Etching and mezzotint on heavy wove paper
19.4 x 27cm (image); 22.5 x 30cm (plate); 29.6 x 36cm (sheet)
Singed in pencil lower right
Inscribed below the image: “FRANK SHORT SCULP AFTER J.M.W. TURNER” (left); ”London, Published 1st. Augt. 1885, by Robt Dunthorne at The Rembrandt Head in Vigo Street.” (centre)
State ii (of ii)
Condition: crisp and richly inked impression in very good condition. There is a 7mm closed tear on the middle right margin edge and another 5mm tear on the middle bottom margin edge. Both tears are far away from the plate mark.
I am selling this print for $390 AUD including postage and handling to anywhere in the world. Please contact me using the email link at the top of the page if you are interested or click the “Buy Now” button below.




Detail of Short’s Raglan Castle after JMW Turner’s Berry Pomeroy Castle
Detail of Short’s Raglan Castle after JMW Turner’s Berry Pomeroy Castle

Frank Short (1857–1945)
Aesacus and Hesperie after JMW Turner
Etching and mezzotint on heavy wove paper
17.6 x 25.6cm (image); 21.1 x 28.8cm (plate); 30.8 x 43cm (sheet)
Signed in pencil lower right with dedication to Stopford A. Brooke. (Brooke was a friend of Short and is the author of Notes on the Liber Studiorum.) "Trial Proof" inscribed in pencil lower-left corner in the margin. 
Inscribed below the image: “F Short sculp after J.M.W. TURNER RA. 1895” (left);
Trial proof before the addition of title “Aesacus and Hesperie” and before the change to inscription from “F Short” to “Frank Short”
Condition: superb and richly inked impression. There is sun toning from the print having been once framed and tape residue verso. There are pin holes in the top and bottom corner margins—revealing the print’s former role as a trial proof—and the right corner pinhole has been torn with a minor bump in the paper edge at this corner as well. Beyond these minor handling issues the print is in good condition with no foxing or stains.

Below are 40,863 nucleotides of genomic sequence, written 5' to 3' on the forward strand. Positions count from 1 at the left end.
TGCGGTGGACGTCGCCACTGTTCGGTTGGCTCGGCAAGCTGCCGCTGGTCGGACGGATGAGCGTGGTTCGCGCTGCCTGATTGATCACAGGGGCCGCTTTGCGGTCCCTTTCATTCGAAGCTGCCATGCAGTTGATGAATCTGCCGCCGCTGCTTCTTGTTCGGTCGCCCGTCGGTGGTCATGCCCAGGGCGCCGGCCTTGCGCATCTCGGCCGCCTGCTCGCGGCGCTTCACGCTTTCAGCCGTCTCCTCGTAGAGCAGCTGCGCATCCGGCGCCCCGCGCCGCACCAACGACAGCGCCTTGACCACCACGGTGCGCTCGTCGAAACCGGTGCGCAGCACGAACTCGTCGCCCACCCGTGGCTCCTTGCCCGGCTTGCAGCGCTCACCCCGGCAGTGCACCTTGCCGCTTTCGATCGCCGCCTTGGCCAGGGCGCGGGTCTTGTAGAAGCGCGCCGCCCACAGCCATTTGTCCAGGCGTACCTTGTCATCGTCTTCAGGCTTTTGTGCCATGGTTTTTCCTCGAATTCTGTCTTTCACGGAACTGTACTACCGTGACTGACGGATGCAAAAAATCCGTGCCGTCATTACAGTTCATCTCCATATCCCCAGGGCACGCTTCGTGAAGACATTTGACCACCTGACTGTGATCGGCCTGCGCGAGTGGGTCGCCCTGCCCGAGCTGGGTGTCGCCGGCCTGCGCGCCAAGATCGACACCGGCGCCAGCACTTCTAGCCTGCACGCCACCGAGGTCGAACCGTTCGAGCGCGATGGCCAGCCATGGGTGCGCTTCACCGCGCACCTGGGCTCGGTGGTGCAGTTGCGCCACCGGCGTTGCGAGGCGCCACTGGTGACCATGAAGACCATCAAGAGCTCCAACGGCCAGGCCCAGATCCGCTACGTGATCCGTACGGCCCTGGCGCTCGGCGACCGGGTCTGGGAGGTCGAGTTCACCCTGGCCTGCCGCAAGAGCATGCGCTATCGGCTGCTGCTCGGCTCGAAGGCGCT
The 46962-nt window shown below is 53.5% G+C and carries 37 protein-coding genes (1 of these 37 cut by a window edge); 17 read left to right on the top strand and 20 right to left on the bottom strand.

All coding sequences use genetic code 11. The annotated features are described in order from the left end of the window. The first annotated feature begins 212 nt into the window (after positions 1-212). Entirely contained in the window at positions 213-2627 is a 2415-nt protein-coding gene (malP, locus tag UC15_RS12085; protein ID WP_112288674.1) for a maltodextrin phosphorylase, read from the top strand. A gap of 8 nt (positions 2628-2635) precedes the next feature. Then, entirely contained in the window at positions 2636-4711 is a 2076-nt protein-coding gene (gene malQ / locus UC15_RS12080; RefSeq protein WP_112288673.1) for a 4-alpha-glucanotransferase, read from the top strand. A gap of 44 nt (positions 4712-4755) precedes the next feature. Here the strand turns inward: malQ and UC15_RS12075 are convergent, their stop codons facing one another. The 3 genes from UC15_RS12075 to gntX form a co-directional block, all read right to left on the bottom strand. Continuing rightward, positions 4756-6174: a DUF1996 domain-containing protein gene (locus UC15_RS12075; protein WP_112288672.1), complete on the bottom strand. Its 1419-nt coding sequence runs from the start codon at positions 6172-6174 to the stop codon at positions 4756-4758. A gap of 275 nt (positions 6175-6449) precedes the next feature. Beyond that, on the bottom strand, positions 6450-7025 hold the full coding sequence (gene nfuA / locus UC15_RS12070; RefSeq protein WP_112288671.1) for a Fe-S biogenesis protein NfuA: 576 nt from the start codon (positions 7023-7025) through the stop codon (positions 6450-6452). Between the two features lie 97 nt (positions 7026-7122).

I am selling this print for $410 AUD including postage and handling to anywhere in the world. Please contact me using the email link at the top of the page if you are interested or click the “Buy Now” button below.




Detail of Short’s Aesacus and Hesperie after JMW Turner
Frank Short (1857–1945)
Apuleia in Search of Apuleius after JMW Turner
Etching and mezzotint on heavy wove paper
18.3 x 26.7cm (image); 21 x 29cm (plate); 28.5 x 36.4cm (sheet)
Singed in pencil lower right and pencil inscription in lower left corner margin (I am unable to decipher the text apart from “2 July 1937”)
Proof before the addition of text
Condition: very richly inked impression. There is scattered foxing on the front of the sheet but mostly visible within the margins.
I am selling this print for $300 AUD including postage and handling to anywhere in the world. Please contact me using the email link at the top of the page if you are interested or click the “Buy Now” button below.




Detail of Short’s Apuleia in Search of Apuleius after JMW Turner
Frank Short (1857–1945)
Chain of Alps from Grenoble to Chamberi after JMW Turner
etching on wove paper
17.7 x 25.8cm (image); 21.5 x 29cm (plate); 24.3 x 31.8cm (sheet)
Signed with engraver’s monogram on shield.
Inscribed below the image: “FRANK SHORT SCULP AFTER J.M.W. TURNER” (right)